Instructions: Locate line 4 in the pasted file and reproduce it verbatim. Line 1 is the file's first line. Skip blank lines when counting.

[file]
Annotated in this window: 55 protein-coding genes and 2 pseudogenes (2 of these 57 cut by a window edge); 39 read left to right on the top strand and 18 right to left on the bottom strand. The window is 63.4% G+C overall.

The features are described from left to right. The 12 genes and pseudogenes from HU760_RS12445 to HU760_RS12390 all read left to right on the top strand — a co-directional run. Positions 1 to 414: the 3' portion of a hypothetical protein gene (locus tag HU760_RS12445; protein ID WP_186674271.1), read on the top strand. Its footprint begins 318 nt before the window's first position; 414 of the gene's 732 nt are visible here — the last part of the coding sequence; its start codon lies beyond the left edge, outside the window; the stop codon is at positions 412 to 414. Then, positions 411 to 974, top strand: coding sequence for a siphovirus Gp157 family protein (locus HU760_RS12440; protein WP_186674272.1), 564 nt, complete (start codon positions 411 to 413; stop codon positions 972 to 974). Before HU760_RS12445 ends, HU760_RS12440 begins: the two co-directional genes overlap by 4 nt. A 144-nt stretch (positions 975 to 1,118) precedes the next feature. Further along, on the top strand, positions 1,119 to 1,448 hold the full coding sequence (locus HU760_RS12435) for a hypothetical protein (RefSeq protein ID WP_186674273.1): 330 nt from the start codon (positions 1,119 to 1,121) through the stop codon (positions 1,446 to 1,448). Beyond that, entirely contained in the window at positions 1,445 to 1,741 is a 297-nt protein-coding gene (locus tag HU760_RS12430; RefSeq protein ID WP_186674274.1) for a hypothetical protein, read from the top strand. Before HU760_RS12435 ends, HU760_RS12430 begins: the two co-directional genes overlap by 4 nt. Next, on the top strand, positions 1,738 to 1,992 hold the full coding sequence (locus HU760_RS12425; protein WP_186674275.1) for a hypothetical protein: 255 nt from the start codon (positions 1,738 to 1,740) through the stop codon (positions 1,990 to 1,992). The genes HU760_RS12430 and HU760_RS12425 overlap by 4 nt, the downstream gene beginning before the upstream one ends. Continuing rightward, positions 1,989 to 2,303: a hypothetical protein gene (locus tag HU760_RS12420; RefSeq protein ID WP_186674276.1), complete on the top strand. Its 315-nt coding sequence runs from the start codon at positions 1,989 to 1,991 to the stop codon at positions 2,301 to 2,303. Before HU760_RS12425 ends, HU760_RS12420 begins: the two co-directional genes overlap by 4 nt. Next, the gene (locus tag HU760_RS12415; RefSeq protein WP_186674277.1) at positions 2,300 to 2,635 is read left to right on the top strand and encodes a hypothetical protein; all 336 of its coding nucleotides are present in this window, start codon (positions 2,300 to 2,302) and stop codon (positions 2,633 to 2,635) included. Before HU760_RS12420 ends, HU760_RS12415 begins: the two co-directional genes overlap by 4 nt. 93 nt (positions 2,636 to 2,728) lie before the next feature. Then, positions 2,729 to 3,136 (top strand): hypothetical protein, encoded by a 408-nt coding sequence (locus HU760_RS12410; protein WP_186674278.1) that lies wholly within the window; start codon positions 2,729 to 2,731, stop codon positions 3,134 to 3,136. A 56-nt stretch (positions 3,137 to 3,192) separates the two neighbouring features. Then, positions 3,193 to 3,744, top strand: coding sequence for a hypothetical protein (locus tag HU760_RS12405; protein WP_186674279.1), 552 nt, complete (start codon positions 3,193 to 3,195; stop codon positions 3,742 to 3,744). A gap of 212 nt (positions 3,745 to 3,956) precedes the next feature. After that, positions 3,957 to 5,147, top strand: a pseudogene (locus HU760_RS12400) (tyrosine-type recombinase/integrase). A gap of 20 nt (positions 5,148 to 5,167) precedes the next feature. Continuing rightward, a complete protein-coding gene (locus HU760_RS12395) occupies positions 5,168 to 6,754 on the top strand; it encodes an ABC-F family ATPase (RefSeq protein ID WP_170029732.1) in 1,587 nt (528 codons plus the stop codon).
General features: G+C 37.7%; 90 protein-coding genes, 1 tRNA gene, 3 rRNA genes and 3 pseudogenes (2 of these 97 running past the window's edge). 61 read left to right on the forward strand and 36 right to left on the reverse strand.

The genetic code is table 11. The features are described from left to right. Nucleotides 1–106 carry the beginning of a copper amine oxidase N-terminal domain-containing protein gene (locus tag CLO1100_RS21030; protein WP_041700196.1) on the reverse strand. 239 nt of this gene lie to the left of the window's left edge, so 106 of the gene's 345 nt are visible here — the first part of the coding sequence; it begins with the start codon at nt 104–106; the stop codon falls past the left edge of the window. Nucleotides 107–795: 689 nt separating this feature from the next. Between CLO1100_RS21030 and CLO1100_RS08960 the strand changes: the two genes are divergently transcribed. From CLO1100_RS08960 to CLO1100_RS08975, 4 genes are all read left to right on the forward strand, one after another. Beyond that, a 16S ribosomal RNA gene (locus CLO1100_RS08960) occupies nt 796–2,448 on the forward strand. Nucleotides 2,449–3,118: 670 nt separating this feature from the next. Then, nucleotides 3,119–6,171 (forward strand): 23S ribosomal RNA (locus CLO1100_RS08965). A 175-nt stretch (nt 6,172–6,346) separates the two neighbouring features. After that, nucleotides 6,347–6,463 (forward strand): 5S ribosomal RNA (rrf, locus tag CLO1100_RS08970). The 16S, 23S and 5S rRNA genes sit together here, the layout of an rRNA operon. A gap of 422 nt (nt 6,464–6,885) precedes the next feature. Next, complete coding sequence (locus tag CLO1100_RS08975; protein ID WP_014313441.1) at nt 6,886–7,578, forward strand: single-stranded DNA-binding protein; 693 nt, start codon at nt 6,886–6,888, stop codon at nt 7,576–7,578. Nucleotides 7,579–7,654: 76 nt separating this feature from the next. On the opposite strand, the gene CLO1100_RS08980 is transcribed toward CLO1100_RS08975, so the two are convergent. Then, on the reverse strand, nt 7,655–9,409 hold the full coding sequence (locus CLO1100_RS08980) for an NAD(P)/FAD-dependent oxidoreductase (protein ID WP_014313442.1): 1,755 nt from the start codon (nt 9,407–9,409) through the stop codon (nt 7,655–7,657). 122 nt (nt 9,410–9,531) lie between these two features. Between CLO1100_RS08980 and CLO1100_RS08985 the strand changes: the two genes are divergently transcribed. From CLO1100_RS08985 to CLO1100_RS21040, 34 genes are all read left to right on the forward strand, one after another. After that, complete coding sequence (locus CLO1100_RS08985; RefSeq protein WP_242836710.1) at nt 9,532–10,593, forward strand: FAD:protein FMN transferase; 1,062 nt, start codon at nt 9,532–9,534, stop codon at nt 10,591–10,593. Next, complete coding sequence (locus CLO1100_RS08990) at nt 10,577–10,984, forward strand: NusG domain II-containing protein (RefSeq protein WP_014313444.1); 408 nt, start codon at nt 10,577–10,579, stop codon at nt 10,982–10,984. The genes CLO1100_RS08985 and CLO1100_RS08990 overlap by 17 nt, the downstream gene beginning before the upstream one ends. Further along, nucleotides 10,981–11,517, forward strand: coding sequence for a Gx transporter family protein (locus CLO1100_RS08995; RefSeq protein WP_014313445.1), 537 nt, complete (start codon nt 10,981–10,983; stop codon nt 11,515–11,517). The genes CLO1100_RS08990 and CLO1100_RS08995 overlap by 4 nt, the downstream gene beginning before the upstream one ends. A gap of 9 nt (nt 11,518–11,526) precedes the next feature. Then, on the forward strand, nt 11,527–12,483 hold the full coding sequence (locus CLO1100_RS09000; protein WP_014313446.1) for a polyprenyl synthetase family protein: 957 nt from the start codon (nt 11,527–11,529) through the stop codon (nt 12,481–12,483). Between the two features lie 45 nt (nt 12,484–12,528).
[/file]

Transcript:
The genetic code is table 11. The features are described from left to right. Nucleotides 1–106 carry the beginning of a copper amine oxidase N-terminal domain-containing protein gene (locus tag CLO1100_RS21030; protein WP_041700196.1) on the reverse strand. 239 nt of this gene lie to the left of the window's left edge, so 106 of the gene's 345 nt are visible here — the first part of the coding sequence; it begins with the start codon at nt 104–106; the stop codon falls past the left edge of the window. Nucleotides 107–795: 689 nt separating this feature from the next. Between CLO1100_RS21030 and CLO1100_RS08960 the strand changes: the two genes are divergently transcribed. From CLO1100_RS08960 to CLO1100_RS08975, 4 genes are all read left to right on the forward strand, one after another. Beyond that, a 16S ribosomal RNA gene (locus CLO1100_RS08960) occupies nt 796–2,448 on the forward strand. Nucleotides 2,449–3,118: 670 nt separating this feature from the next. Then, nucleotides 3,119–6,171 (forward strand): 23S ribosomal RNA (locus CLO1100_RS08965). A 175-nt stretch (nt 6,172–6,346) separates the two neighbouring features. After that, nucleotides 6,347–6,463 (forward strand): 5S ribosomal RNA (rrf, locus tag CLO1100_RS08970). The 16S, 23S and 5S rRNA genes sit together here, the layout of an rRNA operon. A gap of 422 nt (nt 6,464–6,885) precedes the next feature. Next, complete coding sequence (locus tag CLO1100_RS08975; protein ID WP_014313441.1) at nt 6,886–7,578, forward strand: single-stranded DNA-binding protein; 693 nt, start codon at nt 6,886–6,888, stop codon at nt 7,576–7,578. Nucleotides 7,579–7,654: 76 nt separating this feature from the next. On the opposite strand, the gene CLO1100_RS08980 is transcribed toward CLO1100_RS08975, so the two are convergent. Then, on the reverse strand, nt 7,655–9,409 hold the full coding sequence (locus CLO1100_RS08980) for an NAD(P)/FAD-dependent oxidoreductase (protein ID WP_014313442.1): 1,755 nt from the start codon (nt 9,407–9,409) through the stop codon (nt 7,655–7,657). 122 nt (nt 9,410–9,531) lie between these two features. Between CLO1100_RS08980 and CLO1100_RS08985 the strand changes: the two genes are divergently transcribed. From CLO1100_RS08985 to CLO1100_RS21040, 34 genes are all read left to right on the forward strand, one after another. After that, complete coding sequence (locus CLO1100_RS08985; RefSeq protein WP_242836710.1) at nt 9,532–10,593, forward strand: FAD:protein FMN transferase; 1,062 nt, start codon at nt 9,532–9,534, stop codon at nt 10,591–10,593. Next, complete coding sequence (locus CLO1100_RS08990) at nt 10,577–10,984, forward strand: NusG domain II-containing protein (RefSeq protein WP_014313444.1); 408 nt, start codon at nt 10,577–10,579, stop codon at nt 10,982–10,984. The genes CLO1100_RS08985 and CLO1100_RS08990 overlap by 17 nt, the downstream gene beginning before the upstream one ends. Further along, nucleotides 10,981–11,517, forward strand: coding sequence for a Gx transporter family protein (locus CLO1100_RS08995; RefSeq protein WP_014313445.1), 537 nt, complete (start codon nt 10,981–10,983; stop codon nt 11,515–11,517). The genes CLO1100_RS08990 and CLO1100_RS08995 overlap by 4 nt, the downstream gene beginning before the upstream one ends. A gap of 9 nt (nt 11,518–11,526) precedes the next feature. Then, on the forward strand, nt 11,527–12,483 hold the full coding sequence (locus CLO1100_RS09000; protein WP_014313446.1) for a polyprenyl synthetase family protein: 957 nt from the start codon (nt 11,527–11,529) through the stop codon (nt 12,481–12,483). Between the two features lie 45 nt (nt 12,484–12,528).